This story is about a place that doesn't seem very likely to have people work together and make positive changes, but that's what happens. The way the story changes perspective really spiked my interest, and got me thinking about all the different people involved, and their backgrounds and the stories about how they got there.
  maryganderson | Nov 9, 2018 |
Cute little story - a neighborhood of (mostly) immigrants coming together thanks to a guerrilla garden. Nice hopeful ending. That's about all there is to it, though. ( )
  jjmcgaffey | Oct 29, 2018 |
Showing 1-5 of 147 (next | show all)
Margaret Jackson (Children's Literature)
With Seedfolks, Newbery Medal winner Paul Fleischman has written a kind of modern-day folk tale about disconnected urban dwellers coming together one-by-one to join in a rather accidental community garden. It all starts with the simple act of a young immigrant girl honoring her dead father by planting a few lima beans in vacant lot in her downtrodden Cleveland neighborhood. She tells her story in chapter one and the chapters that follow are the voices of the other gardeners--spanning all ages and many nationalities--and how they came to be a part of the garden and the new community spirit that blossomed there. Seedfolks is just a slip of a book but a very interesting story well told. 1997, Joanna Cotler Books/HarperCollins, $13.95 and $13.89. Ages 10 up.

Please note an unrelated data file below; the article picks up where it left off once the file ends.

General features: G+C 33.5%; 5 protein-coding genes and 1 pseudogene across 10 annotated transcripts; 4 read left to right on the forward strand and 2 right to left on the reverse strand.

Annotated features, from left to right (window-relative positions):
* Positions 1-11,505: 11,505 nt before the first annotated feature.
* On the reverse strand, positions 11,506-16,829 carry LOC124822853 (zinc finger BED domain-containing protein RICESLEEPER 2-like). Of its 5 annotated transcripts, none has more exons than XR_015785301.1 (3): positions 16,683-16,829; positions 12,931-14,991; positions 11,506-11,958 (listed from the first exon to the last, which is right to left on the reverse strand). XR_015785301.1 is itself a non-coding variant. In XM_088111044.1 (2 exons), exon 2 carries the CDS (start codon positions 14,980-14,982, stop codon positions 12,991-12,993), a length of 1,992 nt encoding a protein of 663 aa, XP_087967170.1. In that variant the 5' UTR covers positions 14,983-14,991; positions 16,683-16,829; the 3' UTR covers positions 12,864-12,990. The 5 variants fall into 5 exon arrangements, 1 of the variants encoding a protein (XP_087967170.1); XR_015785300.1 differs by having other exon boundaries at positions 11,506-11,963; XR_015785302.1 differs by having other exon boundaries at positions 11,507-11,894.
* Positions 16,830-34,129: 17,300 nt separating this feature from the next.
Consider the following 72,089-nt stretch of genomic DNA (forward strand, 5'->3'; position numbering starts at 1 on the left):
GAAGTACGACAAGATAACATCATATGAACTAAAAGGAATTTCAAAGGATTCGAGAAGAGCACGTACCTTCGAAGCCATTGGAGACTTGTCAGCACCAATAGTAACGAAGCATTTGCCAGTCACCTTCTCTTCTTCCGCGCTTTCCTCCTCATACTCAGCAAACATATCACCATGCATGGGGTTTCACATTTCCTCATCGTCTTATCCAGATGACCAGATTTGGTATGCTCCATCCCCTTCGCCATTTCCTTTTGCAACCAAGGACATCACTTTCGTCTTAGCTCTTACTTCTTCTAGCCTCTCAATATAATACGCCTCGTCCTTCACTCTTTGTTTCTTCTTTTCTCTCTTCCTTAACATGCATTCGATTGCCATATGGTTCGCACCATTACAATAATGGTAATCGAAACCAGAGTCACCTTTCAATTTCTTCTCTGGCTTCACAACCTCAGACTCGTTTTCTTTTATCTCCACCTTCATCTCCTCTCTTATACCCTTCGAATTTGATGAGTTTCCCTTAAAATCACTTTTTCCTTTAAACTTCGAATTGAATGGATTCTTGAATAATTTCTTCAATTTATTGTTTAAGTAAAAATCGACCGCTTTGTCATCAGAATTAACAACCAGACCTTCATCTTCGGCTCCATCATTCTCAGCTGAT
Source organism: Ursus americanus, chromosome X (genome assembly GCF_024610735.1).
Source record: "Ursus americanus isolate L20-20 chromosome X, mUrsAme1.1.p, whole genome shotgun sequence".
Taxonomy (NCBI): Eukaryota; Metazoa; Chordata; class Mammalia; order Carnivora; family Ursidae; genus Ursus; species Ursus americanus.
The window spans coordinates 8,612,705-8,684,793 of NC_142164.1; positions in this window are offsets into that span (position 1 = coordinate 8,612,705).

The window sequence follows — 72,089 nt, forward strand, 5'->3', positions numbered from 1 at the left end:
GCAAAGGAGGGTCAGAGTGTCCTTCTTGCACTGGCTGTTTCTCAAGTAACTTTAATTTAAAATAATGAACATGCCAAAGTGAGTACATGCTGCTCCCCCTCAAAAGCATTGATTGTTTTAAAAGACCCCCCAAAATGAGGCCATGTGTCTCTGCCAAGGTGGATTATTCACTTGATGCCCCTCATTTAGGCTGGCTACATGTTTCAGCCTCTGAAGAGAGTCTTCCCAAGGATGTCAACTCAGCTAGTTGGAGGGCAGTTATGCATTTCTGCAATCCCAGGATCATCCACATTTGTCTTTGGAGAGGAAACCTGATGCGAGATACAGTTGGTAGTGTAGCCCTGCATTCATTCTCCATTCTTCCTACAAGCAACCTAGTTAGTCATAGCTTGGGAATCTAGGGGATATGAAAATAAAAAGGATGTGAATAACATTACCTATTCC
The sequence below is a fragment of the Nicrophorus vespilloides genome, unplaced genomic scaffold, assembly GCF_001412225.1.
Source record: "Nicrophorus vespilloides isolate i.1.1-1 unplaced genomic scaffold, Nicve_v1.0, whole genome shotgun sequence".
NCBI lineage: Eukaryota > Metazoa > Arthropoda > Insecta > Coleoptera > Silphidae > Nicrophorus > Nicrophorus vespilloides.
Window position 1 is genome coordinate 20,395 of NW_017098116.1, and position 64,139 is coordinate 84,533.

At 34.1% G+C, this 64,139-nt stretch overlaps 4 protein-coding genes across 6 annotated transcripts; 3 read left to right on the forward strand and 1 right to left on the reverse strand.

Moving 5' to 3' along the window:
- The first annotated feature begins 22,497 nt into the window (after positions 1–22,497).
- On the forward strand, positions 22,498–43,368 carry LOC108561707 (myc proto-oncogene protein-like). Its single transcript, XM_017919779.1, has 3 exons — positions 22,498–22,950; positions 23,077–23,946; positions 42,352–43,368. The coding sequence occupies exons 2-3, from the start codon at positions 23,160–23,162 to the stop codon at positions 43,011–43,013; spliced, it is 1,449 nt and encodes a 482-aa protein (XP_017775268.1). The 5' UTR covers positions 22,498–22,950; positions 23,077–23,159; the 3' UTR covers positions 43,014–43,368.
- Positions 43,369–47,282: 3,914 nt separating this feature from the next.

added by kthomp25 | editChildren's Literature, Margaret Jackson
 
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Series (with order)
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Epigraph
Dedication
First words
I stood before our family altar. It was dawn. No one else in the apartment was awake. I stared at my father's photograph - his thin face stern, lips latched tight, his eyes peering permanently to the right. I was nine years old and still hoped that perhaps his eyes might move. Might notice me.
Quotations
If we happened to miss, two or three days, people stopped by to ask about Mr. Myles' health. We, like our seeds, were now planted in the garden.

 

Nora, British nurse